What's at stake?
Corruption and weak rule of law pose a significant challenge to political, social and economic progress, and cause human and civil rights violations in the Western Balkans and Turkey. These issues also obstruct the EU integration process.
Anti-corruption and law enforcement efforts have long been hindered by private interests capturing decision-making processes and bodies, justice systems that support rather than punish corruption, and lack of integrity and political will among those in power. The common good is often ignored.
This undermines trust in government and institutions, erodes democratic governance and stifles economic growth. It also perpetuates inequality by diverting resources meant for public services and essential infrastructure projects into the pockets of the few – which disproportionally affects marginalised communities.
In addition, shrinking space for civil society, independent media and ordinary people’s voices, together with limited access to information, contribute to a continuing sense of disillusionment and inability to influence change among citizens. Reduced oversight by civil society organisations (CSOs), journalists and citizens also limits accountability for public officials and institutions, which are further declining in integrity and independence. This contributes to the fact that law enforcement agencies, prosecution and courts can neither provide functional checks and balances nor equal access to justice.
What we're doing about it
To maintain public demand for accountability and help uphold the rule of law in a setting where the impartiality of the police, prosecution and judiciary is compromised, civil society, citizens and independent media must work together more closely.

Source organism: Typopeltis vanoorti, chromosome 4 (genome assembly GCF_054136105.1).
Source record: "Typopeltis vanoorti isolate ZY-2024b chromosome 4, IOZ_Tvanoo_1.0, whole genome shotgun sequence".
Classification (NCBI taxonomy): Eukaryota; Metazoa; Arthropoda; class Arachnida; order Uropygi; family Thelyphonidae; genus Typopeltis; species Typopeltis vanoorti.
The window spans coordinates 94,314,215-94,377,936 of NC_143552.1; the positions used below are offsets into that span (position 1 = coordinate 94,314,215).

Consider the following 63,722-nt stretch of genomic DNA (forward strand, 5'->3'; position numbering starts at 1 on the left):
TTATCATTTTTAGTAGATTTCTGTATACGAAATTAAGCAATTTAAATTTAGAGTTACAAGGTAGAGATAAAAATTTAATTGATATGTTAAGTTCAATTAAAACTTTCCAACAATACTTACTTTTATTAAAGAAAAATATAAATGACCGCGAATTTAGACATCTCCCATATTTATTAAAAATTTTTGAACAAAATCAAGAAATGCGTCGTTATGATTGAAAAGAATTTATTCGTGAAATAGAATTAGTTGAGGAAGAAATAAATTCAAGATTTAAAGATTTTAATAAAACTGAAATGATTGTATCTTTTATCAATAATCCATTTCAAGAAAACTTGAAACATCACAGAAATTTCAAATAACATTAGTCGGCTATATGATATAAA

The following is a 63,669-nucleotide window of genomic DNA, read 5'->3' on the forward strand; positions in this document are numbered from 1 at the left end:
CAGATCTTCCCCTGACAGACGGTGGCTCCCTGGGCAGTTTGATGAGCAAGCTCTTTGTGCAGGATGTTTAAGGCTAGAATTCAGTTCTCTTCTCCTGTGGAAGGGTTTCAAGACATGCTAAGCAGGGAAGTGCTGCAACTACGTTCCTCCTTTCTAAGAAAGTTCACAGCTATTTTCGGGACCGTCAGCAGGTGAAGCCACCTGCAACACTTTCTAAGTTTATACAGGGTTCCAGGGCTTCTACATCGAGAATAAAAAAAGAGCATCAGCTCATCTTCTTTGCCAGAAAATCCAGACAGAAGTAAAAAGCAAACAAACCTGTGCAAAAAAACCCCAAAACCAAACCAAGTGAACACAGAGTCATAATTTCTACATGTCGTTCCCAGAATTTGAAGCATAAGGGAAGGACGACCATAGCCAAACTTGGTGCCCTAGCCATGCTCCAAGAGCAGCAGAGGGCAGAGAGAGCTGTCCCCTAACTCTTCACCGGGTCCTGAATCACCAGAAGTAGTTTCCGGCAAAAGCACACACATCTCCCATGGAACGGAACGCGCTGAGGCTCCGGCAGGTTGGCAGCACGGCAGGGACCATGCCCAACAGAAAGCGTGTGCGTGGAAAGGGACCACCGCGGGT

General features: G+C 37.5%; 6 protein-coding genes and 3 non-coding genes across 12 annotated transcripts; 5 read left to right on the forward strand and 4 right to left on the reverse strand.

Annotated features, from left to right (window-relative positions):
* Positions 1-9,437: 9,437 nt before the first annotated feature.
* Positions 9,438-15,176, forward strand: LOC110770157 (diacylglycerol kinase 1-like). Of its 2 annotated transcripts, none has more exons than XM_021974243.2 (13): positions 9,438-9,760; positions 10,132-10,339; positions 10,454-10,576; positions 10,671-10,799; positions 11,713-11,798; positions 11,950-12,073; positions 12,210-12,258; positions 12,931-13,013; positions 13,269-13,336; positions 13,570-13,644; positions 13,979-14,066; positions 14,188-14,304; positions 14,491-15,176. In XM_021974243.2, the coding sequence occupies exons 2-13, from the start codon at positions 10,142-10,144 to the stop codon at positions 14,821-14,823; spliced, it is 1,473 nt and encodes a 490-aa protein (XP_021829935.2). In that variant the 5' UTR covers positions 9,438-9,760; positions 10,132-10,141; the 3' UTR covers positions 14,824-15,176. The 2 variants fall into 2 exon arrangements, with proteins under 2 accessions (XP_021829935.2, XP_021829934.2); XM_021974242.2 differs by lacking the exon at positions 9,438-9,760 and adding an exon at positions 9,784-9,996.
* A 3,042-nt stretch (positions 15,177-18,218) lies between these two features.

Transparency International Secretariat (TI-S) and our national chapters and partners have joined forces to implement the EU-supported project, Citizen Engagement for Public Integrity (CEPI) in the Western Balkans and Turkey, to strengthen the rule of law and address public integrity deficiencies. The project takes place in Albania, Bosnia and Herzegovina, Kosovo1, Montenegro, North Macedonia, Serbia and Turkey.
Through CEPI, we are taking a multifaceted approach to fighting corruption, strengthening the rule of law and activating civic space by:
- Focusing on evidence-based anti-corruption policy-making and implementation, supported by our National Integrity System (NIS) assessments of the institutional environment and dynamics that enable corruption. This involves conducting in-depth assessments to identify weaknesses in governance and areas of vulnerability to corruption, and using this knowledge to inform policy recommendations and advocacy efforts.
- Raising awareness and supporting journalists through a database of corruption cases that have significant social impact. It aims to highlight corruption and its consequences as well as success stories of how citizen-led initiatives contributed to the change.
- Strengthening CSOs, and local groups and initiatives by empowering them. This is achieved through capacity-building training, mentorship opportunities, consultations, and resources to advocate effectively for anti-corruption measures and engage with decision-makers.
- Delivering advocacy campaigns through our national chapters and partners, in coordination with CSOs and local groups.
Do you know of any corruption cases with social impact that should be included in our new database? Or are you a journalist, civil society member or activist looking to use our database?